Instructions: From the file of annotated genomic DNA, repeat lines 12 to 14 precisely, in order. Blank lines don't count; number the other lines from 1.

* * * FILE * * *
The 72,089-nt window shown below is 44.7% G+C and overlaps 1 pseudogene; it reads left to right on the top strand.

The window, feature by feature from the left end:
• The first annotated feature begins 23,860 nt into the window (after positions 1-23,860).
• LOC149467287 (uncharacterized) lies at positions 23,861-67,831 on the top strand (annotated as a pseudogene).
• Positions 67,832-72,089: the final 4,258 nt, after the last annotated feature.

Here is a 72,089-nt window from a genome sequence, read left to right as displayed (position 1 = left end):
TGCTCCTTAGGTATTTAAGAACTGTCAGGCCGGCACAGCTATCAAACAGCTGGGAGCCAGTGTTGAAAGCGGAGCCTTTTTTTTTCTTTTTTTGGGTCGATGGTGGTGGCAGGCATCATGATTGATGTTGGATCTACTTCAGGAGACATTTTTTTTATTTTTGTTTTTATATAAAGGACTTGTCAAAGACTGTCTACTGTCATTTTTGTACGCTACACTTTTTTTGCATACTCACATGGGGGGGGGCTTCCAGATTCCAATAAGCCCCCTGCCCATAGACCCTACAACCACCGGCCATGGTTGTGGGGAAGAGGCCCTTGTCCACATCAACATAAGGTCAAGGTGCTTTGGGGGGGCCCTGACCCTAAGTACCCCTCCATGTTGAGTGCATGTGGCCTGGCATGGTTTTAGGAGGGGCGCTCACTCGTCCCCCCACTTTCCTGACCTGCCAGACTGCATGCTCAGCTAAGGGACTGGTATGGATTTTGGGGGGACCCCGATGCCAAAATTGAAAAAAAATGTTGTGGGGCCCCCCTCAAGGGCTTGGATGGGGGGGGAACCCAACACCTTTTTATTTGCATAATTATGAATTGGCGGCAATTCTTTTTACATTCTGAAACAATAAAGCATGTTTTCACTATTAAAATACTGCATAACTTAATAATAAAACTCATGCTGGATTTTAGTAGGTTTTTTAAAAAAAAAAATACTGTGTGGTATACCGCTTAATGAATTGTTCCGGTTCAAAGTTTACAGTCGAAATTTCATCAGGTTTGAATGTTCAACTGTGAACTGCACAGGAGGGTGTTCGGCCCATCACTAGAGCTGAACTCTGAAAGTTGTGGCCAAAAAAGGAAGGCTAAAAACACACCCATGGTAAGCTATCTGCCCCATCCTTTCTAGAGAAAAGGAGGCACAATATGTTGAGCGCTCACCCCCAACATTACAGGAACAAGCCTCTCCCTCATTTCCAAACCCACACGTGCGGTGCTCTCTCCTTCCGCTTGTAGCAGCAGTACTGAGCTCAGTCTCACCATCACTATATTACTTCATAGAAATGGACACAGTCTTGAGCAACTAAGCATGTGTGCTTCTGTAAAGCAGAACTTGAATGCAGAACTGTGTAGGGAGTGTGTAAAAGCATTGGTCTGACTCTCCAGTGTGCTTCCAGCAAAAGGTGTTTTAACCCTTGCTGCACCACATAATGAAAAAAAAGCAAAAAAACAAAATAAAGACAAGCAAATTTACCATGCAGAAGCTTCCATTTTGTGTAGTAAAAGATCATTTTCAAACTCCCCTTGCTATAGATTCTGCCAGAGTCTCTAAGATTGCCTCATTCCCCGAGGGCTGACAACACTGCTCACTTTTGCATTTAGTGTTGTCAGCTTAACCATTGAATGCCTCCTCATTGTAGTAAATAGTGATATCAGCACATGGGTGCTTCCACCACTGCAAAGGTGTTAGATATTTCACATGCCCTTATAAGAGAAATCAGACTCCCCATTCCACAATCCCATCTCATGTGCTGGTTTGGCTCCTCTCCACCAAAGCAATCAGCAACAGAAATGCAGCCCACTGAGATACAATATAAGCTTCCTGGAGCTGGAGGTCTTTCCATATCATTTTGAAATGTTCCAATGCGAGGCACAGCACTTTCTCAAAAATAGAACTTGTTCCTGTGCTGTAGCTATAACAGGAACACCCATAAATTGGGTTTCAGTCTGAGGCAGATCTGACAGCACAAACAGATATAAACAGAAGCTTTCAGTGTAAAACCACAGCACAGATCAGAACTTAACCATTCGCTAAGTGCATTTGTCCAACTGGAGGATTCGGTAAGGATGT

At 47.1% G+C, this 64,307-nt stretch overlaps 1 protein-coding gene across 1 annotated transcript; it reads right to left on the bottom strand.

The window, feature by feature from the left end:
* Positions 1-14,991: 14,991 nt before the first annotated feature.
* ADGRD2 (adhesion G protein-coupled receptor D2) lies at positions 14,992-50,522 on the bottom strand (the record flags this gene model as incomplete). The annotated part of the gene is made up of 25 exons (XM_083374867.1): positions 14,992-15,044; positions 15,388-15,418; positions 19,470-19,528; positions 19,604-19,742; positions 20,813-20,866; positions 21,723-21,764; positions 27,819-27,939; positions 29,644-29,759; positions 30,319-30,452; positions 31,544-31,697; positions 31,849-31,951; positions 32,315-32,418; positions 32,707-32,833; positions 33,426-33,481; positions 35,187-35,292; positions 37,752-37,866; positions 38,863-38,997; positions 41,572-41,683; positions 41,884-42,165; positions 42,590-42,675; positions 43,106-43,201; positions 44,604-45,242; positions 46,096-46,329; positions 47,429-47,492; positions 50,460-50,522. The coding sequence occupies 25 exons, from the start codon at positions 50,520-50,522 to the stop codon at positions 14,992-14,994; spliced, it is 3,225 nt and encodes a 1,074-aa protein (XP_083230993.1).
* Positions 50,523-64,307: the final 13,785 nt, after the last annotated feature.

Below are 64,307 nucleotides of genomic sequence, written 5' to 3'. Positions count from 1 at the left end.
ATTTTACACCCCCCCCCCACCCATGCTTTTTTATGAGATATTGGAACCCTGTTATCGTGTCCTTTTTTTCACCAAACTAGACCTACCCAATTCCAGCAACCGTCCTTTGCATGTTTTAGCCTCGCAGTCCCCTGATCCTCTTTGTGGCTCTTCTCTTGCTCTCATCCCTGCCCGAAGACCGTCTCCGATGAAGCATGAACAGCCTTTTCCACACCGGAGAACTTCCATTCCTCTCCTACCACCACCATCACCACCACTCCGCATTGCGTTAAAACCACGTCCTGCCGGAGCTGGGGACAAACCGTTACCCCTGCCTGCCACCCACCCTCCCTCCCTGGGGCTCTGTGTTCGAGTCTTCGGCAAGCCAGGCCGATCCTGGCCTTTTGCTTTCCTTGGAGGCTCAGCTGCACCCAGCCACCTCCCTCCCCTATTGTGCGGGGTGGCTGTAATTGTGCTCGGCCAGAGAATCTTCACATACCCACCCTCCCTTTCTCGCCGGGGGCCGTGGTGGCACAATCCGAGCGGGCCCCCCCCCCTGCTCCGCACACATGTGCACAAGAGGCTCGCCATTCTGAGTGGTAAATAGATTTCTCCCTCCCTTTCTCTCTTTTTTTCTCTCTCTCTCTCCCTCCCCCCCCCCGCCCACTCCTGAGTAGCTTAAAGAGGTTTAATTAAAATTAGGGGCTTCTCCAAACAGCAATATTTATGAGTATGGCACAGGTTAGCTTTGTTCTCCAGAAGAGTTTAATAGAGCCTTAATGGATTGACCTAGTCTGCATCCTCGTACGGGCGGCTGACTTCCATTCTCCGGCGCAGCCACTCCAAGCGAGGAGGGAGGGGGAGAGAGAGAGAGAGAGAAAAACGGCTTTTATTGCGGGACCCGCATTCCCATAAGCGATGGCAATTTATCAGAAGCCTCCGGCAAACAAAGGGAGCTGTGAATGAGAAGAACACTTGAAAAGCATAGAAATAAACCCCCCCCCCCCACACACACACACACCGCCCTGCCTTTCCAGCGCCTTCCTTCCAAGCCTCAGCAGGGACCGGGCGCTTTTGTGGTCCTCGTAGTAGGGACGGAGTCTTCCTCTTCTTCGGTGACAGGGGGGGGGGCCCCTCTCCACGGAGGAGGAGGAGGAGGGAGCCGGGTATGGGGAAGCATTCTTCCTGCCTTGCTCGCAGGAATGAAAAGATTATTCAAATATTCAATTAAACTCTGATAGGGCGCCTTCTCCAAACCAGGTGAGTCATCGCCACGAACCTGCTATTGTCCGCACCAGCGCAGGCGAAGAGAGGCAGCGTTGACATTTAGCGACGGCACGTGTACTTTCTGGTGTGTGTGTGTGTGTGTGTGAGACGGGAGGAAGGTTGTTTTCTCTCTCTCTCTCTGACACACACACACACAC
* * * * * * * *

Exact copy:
* Positions 50,523-64,307: the final 13,785 nt, after the last annotated feature.

Below are 64,307 nucleotides of genomic sequence, written 5' to 3'. Positions count from 1 at the left end.
ATTTTACACCCCCCCCCCACCCATGCTTTTTTATGAGATATTGGAACCCTGTTATCGTGTCCTTTTTTTCACCAAACTAGACCTACCCAATTCCAGCAACCGTCCTTTGCATGTTTTAGCCTCGCAGTCCCCTGATCCTCTTTGTGGCTCTTCTCTTGCTCTCATCCCTGCCCGAAGACCGTCTCCGATGAAGCATGAACAGCCTTTTCCACACCGGAGAACTTCCATTCCTCTCCTACCACCACCATCACCACCACTCCGCATTGCGTTAAAACCACGTCCTGCCGGAGCTGGGGACAAACCGTTACCCCTGCCTGCCACCCACCCTCCCTCCCTGGGGCTCTGTGTTCGAGTCTTCGGCAAGCCAGGCCGATCCTGGCCTTTTGCTTTCCTTGGAGGCTCAGCTGCACCCAGCCACCTCCCTCCCCTATTGTGCGGGGTGGCTGTAATTGTGCTCGGCCAGAGAATCTTCACATACCCACCCTCCCTTTCTCGCCGGGGGCCGTGGTGGCACAATCCGAGCGGGCCCCCCCCCCTGCTCCGCACACATGTGCACAAGAGGCTCGCCATTCTGAGTGGTAAATAGATTTCTCCCTCCCTTTCTCTCTTTTTTTCTCTCTCTCTCTCCCTCCCCCCCCCCGCCCACTCCTGAGTAGCTTAAAGAGGTTTAATTAAAATTAGGGGCTTCTCCAAACAGCAATATTTATGAGTATGGCACAGGTTAGCTTTGTTCTCCAGAAGAGTTTAATAGAGCCTTAATGGATTGACCTAGTCTGCATCCTCGTACGGGCGGCTGACTTCCATTCTCCGGCGCAGCCACTCCAAGCGAGGAGGGAGGGGGAGAGAGAGAGAGAGAGAAAAACGGCTTTTATTGCGGGACCCGCATTCCCATAAGCGATGGCAATTTATCAGAAGCCTCCGGCAAACAAAGGGAGCTGTGAATGAGAAGAACACTTGAAAAGCATAGAAATAAACCCCCCCCCCCCACACACACACACACCGCCCTGCCTTTCCAGCGCCTTCCTTCCAAGCCTCAGCAGGGACCGGGCGCTTTTGTGGTCCTCGTAGTAGGGACGGAGTCTTCCTCTTCTTCGGTGACAGGGGGGGGGGCCCCTCTCCACGGAGGAGGAGGAGGAGGGAGCCGGGTATGGGGAAGCATTCTTCCTGCCTTGCTCGCAGGAATGAAAAGATTATTCAAATATTCAATTAAACTCTGATAGGGCGCCTTCTCCAAACCAGGTGAGTCATCGCCACGAACCTGCTATTGTCCGCACCAGCGCAGGCGAAGAGAGGCAGCGTTGACATTTAGCGACGGCACGTGTACTTTCTGGTGTGTGTGTGTGTGTGTGTGAGACGGGAGGAAGGTTGTTTTCTCTCTCTCTCTCTGACACACACACACACAC